© 2022 WRVO Public Media
Your Source for NPR News
Play Live Radio
Next Up:
Available On Air Stations
Politics and Government

Fate of estate tax provision uncertain in state Assembly

On Wednesday, both houses of the legislature are due to release their one-house budget proposals, which they will then use to negotiate a final spending plan with Gov. Andrew Cuomo. Assembly Speaker Sheldon Silver, in an interview with PBS's New York Now and public radio stations, says Assembly Democrats are not yet on board with part of Cuomo’s plan to cut the estate tax.

Silver says the members of his Democratic conference are likely to endorse one proposal in Cuomo’s plan to cut the estate tax. It would raise the threshold for imposing the estate tax from $1 million in assets and property to $5.25 million. Silver says the tax break would affect many who are considered middle class.

“It impacts small businesses and family farms,” said Silver, who says some heirs are forced to sell their farms or businesses just to pay the estate taxes, something he says is inappropriate.

Silver says he expects the Assembly’s one house budget resolution to include the provision to raise the threshold for the estate tax to the $5.25 million.

But the speaker stops short of backing the governor’s proposal to lower the maximum taxation rate for estates from 16 percent to 10.

“We’re still talking to the conference on that issue,” Silver said.

Progressive groups and labor unions have argued against lowering the top rate on the estate tax, saying it’s a giveaway to the very wealthy. Ron Deutsch, with New Yorkers for Fiscal Fairness, is one of those arguing against the plan.

“I don’t see how we can possibly justify providing tax cuts to the richest people in our society,” said Deutsch, who says family farms or small businesses should be given exemptions instead.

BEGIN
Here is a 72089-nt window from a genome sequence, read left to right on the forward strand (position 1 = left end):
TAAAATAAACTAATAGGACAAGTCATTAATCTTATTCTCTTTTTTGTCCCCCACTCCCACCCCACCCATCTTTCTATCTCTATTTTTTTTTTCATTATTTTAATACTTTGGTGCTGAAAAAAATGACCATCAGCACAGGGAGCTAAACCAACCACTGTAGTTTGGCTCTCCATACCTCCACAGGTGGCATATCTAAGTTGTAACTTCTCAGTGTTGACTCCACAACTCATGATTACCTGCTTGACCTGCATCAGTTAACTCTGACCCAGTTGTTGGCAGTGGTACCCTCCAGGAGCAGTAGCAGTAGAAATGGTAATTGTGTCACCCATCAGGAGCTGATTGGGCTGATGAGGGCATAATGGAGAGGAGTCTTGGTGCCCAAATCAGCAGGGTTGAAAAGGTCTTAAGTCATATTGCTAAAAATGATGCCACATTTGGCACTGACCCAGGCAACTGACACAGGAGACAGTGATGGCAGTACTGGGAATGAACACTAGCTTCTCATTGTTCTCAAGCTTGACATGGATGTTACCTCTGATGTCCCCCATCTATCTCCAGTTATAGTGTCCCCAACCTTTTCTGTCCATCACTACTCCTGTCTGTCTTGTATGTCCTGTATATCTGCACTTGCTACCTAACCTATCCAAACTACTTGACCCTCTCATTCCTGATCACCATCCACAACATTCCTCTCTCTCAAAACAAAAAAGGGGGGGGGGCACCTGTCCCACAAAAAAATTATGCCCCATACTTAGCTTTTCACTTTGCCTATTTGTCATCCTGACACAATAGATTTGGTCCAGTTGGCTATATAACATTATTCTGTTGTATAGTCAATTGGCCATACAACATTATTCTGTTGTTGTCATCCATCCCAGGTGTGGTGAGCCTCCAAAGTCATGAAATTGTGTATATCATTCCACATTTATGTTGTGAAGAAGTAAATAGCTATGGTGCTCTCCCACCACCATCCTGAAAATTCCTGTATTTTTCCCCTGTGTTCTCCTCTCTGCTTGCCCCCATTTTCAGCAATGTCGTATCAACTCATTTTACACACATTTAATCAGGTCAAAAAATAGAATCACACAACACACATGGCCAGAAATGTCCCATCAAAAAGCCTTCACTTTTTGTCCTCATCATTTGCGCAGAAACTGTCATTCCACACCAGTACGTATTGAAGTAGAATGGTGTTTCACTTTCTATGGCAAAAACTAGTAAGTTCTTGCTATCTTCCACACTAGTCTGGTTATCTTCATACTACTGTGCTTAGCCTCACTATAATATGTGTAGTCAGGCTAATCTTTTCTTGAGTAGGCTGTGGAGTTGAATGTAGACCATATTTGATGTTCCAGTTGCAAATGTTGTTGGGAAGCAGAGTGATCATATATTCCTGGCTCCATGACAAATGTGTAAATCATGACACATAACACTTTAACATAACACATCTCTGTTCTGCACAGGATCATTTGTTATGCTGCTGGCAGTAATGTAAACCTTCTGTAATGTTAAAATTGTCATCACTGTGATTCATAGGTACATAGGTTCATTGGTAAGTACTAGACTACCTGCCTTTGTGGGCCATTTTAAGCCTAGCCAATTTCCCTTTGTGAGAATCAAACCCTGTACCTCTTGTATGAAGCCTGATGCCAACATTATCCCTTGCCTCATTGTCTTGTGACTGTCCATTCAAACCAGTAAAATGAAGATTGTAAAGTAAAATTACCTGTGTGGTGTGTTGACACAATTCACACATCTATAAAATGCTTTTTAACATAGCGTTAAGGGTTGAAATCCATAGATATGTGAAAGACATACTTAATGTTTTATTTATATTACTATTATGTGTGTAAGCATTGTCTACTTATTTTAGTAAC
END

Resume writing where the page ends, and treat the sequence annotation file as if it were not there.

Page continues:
Deutsch says it’s an encouraging sign that the Assembly might leave the top taxation rate on estates at 16 percent. He says lowering it to 10 percent would represent a significant loss of revenue to the state, as much as $750 million a year.

“We would lose too much revenue that otherwise could go to help fund our schools or feed hungry children,” Deutsch said.

Others argue that New York has to lower the estate tax because almost every other state has already done so. Betsy Lynam, with the Citizens Budget Commission, a non-partisan budget watchdog group, says New York’s relatively high estate taxation rate harms it’s competitiveness, and lowering the rate could encourage some wealthy people to remain in the state.

“If the landscape is flat, and you stick out like a sore thumb, it’s not going to help us retain people, that’s for sure,” Lynam said.  

And she says many are avoiding the tax anyway, by employing savvy legal strategies to get around it.

The governor’s estate tax cuts are likely to be supported in the state Senate, where Republicans, who control the chamber in a power sharing agreement, have been long time backers of the measure.